Relaxing foreign-ownership laws will benefit Indian insurers: Fitch
More international companies are likely to enter the fast-expanding Indian market. The proposal comes at time when other countries in the region are planning to lift restrictions on foreign ownership in their insurance markets.
Jul 15, 2019 04:07 IST|India Infoline News Service
India's proposed removal of the foreign-ownership cap on insurance intermediaries is likely to increase competition, strengthen distribution capabilities to enhance insurance penetration and boost M&A in the medium to long term, Fitch Ratings says. More international companies are likely to enter the fast-expanding Indian market. The proposal comes at time when other countries in the region are planning to lift restrictions on foreign ownership in their insurance markets.
The government of India proposed on July 5, 2019 to permit foreign companies to own up to 100% of insurance intermediary companies, including insurance agents, brokers, loss assessors and surveyors, from the 49%, to attract more foreign direct investment into the industry. The proposed change is only applicable to insurance intermediaries while the cap on foreign ownership in insurance companies will remain at 49%. Still, the government has indicated that it may take further measures to open up the insurance market to foreign investors. This could include the relaxing of foreign ownership restrictions on insurance companies.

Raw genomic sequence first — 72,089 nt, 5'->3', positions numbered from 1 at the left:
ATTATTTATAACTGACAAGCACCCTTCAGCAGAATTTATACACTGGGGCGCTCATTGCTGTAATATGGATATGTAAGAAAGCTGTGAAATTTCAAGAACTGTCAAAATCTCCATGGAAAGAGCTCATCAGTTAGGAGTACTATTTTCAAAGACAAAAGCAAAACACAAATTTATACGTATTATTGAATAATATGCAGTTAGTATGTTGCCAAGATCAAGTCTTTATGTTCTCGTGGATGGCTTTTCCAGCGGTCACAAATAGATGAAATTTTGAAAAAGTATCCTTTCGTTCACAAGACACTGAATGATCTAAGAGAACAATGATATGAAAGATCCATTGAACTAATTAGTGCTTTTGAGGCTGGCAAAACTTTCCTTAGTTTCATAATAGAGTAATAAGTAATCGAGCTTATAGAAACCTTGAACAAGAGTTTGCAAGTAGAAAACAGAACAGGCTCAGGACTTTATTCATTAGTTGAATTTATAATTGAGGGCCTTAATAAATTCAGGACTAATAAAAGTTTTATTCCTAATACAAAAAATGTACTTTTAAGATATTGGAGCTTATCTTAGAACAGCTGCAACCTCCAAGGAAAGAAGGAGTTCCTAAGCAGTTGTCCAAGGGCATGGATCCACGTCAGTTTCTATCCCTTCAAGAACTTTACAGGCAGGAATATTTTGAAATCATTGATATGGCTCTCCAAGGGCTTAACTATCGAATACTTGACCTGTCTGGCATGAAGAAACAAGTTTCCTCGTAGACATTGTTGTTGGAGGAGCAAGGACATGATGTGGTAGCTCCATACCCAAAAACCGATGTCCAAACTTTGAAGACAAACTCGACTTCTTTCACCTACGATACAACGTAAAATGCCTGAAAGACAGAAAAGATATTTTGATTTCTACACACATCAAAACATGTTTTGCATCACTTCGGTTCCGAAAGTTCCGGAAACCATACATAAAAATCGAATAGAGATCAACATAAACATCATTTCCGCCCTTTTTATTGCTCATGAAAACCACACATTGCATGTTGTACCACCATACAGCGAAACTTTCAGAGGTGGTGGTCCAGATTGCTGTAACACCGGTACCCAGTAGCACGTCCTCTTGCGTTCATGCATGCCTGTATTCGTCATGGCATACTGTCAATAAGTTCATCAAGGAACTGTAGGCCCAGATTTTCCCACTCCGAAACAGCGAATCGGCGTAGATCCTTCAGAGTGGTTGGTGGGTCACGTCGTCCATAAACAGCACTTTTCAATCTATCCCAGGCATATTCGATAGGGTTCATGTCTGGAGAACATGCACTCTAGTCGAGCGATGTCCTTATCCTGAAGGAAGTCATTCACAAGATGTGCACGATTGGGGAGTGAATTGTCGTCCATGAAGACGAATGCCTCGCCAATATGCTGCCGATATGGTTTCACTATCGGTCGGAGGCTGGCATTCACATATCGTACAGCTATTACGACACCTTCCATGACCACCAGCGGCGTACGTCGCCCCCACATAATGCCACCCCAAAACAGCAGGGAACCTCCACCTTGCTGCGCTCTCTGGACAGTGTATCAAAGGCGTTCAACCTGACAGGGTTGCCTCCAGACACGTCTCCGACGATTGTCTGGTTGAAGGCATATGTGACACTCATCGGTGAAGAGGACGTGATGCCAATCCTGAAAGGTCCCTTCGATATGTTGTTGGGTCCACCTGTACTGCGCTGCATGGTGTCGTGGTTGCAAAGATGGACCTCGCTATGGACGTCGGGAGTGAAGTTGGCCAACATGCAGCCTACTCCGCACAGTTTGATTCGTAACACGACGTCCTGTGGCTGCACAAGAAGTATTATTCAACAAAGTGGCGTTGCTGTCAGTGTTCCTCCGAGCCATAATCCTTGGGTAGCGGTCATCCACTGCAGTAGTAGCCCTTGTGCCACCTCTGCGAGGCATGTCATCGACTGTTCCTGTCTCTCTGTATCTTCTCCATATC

Fitch believes India's move on insurance intermediaries will attract more international companies into the rapidly growing Indian market and promote competition within the sector. We believe increased international involvement, particularly from developed markets, will contribute positively to the development of distribution networks, use of technology in distribution as well as bring in expertise in areas such as marketing and client-servicing. Fitch also expects the proposal, once implemented, to boost M&A in the fragmented insurance intermediary market over the medium term. There were 368 direct broker firms, 60 composite brokers and five reinsurance brokers as of end-June 2018, according to the Insurance Regulatory and Development Authority of India (IRDAI).
India's move corresponds well with the deregulatory measures some other countries in APAC have undertaken, particularly in easing restrictions on foreign ownership of domestic insurance companies. China said in July 2019 that it will permit foreign companies to own 100% of domestic life insurers by 2020 by removing the cap of 51%. Similarly, Thailand's Ministry of Finance relaxed in 2017 the restrictions on foreign ownership in local insurance companies - from 49% to 100% - upon acquiring regulatory and ministry approval. Indonesia also put forward a similar proposal in July 2019 to relax the 80% cap on additional capital infusions by foreign owners of insurance companies.
India has also proposed reducing the minimum net-owned funds requirement for foreign reinsurers willing to open branches in India to Rs10 billion from Rs50 billion, to encourage reinsurers into the domestic market. The IRDAI amended the reinsurance regulation in 2018 to permit foreign reinsurers to compete with the state-owned General Insurance Corporation of India (GIC). However, GIC retains the right of first refusal under the amended regulation.
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